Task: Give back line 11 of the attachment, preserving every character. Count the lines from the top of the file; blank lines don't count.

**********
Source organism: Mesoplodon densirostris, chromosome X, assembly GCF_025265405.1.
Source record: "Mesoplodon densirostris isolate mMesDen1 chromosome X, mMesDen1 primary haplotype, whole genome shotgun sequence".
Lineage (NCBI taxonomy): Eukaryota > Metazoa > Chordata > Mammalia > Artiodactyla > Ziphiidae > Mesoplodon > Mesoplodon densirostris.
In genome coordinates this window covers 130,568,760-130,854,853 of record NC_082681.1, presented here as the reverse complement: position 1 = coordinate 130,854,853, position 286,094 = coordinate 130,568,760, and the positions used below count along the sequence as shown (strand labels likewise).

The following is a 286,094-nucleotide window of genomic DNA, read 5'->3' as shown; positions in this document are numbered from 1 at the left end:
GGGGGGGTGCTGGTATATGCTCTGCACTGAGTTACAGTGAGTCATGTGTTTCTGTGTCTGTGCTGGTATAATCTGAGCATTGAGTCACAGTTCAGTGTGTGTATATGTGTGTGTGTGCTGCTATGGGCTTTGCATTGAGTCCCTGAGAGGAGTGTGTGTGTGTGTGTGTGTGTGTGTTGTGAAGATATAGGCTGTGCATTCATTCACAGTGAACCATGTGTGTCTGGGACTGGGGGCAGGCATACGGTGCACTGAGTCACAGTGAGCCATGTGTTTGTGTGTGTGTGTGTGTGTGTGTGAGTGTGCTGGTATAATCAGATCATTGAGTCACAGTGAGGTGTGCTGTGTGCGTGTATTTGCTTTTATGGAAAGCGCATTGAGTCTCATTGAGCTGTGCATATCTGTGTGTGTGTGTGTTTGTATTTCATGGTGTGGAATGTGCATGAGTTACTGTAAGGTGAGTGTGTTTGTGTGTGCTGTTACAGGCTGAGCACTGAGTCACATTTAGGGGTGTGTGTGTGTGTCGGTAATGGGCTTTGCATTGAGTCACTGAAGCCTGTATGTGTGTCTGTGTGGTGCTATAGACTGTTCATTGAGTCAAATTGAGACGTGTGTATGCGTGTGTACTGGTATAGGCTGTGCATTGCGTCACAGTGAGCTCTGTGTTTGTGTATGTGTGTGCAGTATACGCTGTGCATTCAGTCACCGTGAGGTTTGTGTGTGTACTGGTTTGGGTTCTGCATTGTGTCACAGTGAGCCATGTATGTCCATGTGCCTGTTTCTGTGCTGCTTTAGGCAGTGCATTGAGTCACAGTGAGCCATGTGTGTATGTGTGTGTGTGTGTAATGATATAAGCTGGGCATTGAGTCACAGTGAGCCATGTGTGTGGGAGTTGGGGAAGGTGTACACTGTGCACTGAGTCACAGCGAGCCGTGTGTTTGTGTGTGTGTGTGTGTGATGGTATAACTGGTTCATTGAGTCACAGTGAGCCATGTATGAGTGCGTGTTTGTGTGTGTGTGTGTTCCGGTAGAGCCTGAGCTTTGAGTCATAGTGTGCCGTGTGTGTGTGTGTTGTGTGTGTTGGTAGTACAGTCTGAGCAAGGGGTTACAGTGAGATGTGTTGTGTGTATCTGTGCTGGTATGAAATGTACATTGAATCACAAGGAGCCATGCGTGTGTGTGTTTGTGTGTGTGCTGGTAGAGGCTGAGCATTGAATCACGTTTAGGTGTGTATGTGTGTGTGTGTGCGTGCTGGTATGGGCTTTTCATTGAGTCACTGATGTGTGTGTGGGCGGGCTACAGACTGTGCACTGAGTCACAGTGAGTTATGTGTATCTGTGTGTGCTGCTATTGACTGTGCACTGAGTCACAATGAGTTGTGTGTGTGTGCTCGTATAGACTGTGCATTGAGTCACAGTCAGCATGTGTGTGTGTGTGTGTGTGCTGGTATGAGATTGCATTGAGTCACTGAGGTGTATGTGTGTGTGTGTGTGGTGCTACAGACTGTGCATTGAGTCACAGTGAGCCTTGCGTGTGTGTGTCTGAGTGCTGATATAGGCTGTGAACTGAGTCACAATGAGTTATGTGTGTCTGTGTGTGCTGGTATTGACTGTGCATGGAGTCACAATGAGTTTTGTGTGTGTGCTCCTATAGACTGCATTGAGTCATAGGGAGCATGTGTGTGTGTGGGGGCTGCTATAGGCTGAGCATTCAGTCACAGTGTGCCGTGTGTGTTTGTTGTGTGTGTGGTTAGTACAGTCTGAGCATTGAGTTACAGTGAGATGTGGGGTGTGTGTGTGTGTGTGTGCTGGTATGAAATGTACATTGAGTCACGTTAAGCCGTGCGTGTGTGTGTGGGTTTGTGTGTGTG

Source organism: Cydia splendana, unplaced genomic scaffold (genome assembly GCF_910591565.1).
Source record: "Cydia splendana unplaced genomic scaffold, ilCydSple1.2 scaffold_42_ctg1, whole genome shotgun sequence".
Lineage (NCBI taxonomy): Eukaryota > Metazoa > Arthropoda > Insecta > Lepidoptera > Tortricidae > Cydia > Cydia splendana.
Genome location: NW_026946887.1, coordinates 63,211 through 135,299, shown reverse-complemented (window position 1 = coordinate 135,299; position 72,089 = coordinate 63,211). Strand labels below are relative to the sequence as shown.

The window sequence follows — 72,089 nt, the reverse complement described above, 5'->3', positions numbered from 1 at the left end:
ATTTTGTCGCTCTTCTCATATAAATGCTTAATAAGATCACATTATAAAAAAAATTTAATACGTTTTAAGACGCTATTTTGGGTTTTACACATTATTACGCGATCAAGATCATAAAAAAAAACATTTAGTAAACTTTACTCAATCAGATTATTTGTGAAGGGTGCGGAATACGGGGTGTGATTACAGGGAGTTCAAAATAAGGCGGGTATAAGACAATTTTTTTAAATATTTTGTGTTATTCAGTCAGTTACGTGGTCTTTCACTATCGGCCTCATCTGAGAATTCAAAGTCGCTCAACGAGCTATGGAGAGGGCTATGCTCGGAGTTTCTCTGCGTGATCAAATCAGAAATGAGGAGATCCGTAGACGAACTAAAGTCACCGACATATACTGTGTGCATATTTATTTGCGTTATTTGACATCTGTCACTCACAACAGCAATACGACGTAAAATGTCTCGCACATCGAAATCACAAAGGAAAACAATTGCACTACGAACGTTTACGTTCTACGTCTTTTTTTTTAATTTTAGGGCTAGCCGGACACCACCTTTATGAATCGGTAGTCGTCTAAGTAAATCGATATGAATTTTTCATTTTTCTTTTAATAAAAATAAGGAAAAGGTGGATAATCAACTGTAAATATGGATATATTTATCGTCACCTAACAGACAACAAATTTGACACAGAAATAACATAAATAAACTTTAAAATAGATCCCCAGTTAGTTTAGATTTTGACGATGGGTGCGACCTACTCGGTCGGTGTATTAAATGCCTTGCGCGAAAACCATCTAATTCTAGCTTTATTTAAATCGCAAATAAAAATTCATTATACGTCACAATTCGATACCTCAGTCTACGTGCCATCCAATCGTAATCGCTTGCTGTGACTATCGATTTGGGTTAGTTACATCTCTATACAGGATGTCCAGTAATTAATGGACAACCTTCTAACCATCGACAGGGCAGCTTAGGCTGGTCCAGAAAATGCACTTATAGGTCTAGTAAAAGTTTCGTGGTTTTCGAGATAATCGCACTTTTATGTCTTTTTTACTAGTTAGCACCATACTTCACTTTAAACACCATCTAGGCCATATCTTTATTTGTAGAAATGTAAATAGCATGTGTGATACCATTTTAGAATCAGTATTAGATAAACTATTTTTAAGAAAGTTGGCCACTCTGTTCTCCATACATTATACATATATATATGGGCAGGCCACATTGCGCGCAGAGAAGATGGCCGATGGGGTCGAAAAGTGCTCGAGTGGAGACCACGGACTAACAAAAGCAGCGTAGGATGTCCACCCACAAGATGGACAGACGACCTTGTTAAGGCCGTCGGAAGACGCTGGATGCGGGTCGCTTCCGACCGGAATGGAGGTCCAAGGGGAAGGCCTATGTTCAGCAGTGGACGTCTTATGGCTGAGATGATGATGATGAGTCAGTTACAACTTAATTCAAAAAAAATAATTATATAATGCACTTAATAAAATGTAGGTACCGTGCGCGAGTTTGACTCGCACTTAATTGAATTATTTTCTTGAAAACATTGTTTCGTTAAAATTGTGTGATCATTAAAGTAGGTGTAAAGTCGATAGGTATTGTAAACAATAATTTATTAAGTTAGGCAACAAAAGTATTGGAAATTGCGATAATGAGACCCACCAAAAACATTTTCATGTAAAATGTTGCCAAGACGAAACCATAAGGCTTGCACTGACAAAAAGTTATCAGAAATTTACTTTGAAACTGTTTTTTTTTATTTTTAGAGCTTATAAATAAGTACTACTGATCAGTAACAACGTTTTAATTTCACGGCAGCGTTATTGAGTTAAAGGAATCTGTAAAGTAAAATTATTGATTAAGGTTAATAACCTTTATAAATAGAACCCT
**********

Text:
The window sequence follows — 72,089 nt, the reverse complement described above, 5'->3', positions numbered from 1 at the left end: